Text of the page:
When he said Hamra, we started liking him again, we had so many things in common, or at least two things: we are from East Beirut and we are all going to Hamra!

But this friendship didn’t last long.

After 10 minutes of walk, our Mathaf-passage companion turned and said: “ok, now, we are getting closer to the border, get your ID ready.”

“What ID?” I said.

Then, I could see again the annoyed look on his face, and he replied:

“What do you mean what ID? you don’t have IDs on you?”

And Nada quickly replied: ”yes we do, we have our students ID!”

But, we all knew it wasn’t the same.

During the war IDs played a major role in the political division of the country. The Lebanese ID had the most important information about the citizens: their religion.  So if your ID said Christian, it meant that you belonged to the east side of Beirut and specifically to a certain political affiliation.  People were killed because of their ID, and some were kidnapped or taken hostages.  It was a very serious document.  When misused Lebanese IDs were deadly weapons that turned against their holders.

Then we realized that probably it is not a bad idea not to have an ID on us, since they will never know what was our religion.  But at the same time we knew that we were taking the risk of being send back, before we get the chance to step in West Beirut.

Our fellow companion stopped talking to us again, and started acting as if he wasn’t with us.  Obviously, we had ruined the second chance with him, and we had lost him for good this time. Who could blame him anyway?  He wouldn’t risk connecting his fate to some silly young ladies who seem to take the situation for granted.

Beside, if at the checkpoint we turned to be not what we claimed we were, he was going to suffer as much trouble as we would.  So he decided to be on his own and increased his speed.

At this point Nada and I were on our own, and we started getting very worried and annoyed.  But instead of putting the blame on each other, we held hands and kept going without saying a word.  We tried to save our breath to explain, to whomever was going to give us a hard time at the checkpoint, what on earth we were trying to do, by entering West Beirut without an ID.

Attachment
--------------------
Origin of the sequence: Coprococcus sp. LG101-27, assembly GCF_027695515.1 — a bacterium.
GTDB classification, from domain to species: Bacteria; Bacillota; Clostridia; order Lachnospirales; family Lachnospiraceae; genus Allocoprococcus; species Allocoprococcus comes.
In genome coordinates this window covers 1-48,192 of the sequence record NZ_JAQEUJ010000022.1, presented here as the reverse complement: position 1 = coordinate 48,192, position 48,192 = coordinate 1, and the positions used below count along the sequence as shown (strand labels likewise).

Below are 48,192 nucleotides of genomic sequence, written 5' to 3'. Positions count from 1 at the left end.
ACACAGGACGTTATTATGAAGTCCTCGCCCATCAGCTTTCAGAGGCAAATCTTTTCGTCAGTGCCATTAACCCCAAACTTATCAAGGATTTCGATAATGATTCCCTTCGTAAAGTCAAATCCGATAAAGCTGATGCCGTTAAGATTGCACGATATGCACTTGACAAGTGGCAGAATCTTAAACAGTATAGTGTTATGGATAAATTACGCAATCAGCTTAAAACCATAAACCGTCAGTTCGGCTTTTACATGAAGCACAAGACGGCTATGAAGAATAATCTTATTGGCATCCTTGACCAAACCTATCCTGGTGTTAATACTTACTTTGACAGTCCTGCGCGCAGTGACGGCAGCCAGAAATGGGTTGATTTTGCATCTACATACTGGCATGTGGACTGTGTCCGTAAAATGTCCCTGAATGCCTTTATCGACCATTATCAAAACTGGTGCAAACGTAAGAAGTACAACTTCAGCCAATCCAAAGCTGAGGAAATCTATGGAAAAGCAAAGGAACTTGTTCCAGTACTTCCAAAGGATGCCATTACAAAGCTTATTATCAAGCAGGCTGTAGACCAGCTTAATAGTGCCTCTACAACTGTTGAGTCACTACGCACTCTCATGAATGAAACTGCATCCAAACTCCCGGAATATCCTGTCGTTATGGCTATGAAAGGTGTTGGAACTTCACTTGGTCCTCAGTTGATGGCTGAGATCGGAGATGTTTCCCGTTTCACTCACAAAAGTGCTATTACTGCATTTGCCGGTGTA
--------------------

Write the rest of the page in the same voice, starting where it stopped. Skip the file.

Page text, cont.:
The border was getting closer and closer and our heartbeat was getting faster and faster.  We started seeing the road narrowing down and ending at a bunker used as a checkpoint.

The bunker was made of a metal roof set on a bed of sand bags. The sand bags were put carefully next to each other, except in the middle, where they were held by a wooden stick to form a window.  A big Kalashnikov was pointing out of the window.

When we approach the checkpoint, following a big line of people, we saw a big guy, in a green outfit, stopping randomly some men and searching them.  He was holding in his hand a long rifle on which there was a picture of a martyr.  Probably the picture of a relative whom he lost for the christian militia.

When our turn came, Nada and I were as pale as a light bulb (energy saving light bulb).

The gunman looked at us, very amused, as he saw the fear in our eyes, and then, he said in a very soft voice:

“IDs?”

I stood still there for a moment, and then froze.  Nada had a better reflex; she grabbed her purse, and start faking a scene where she looked as if she was looking for the IDs.

“Oh, I got them here, someplace” said Nada.

I was so scared at this point, I couldn’t move. And I kept staring at the picture of the martyr on his rifle.

I was regretting the moment I decided to venture in this nightmare and put my fate in some gunman’s hand.  As much as I was angry at myself, I was angry at this big guy who knew that he was the sole judge of our destiny, and he seemed to be sadistically enjoying his power.

But, finally the gunman smiled at us, and said: “ok, khallas, you can go, yalla.”

We were so surprised and relieved at the same time.  We soon found out that we weren’t subject to a thorough investigation, because, luckily that day, it was code orange security level. Which meant that the political parties and the militia were relaxed, and the borders were opened without restriction, which translated in letting all the people cross to West Beirut without checking them.

What a relief! We didn’t have to explain or justify why we didn’t have ID on us!

At this point, we realized that we officially made it through the toughest part of our journey and into the West!!!!

To be continued…

Read here part three of the story: One day in 1985, in Beirut (part three)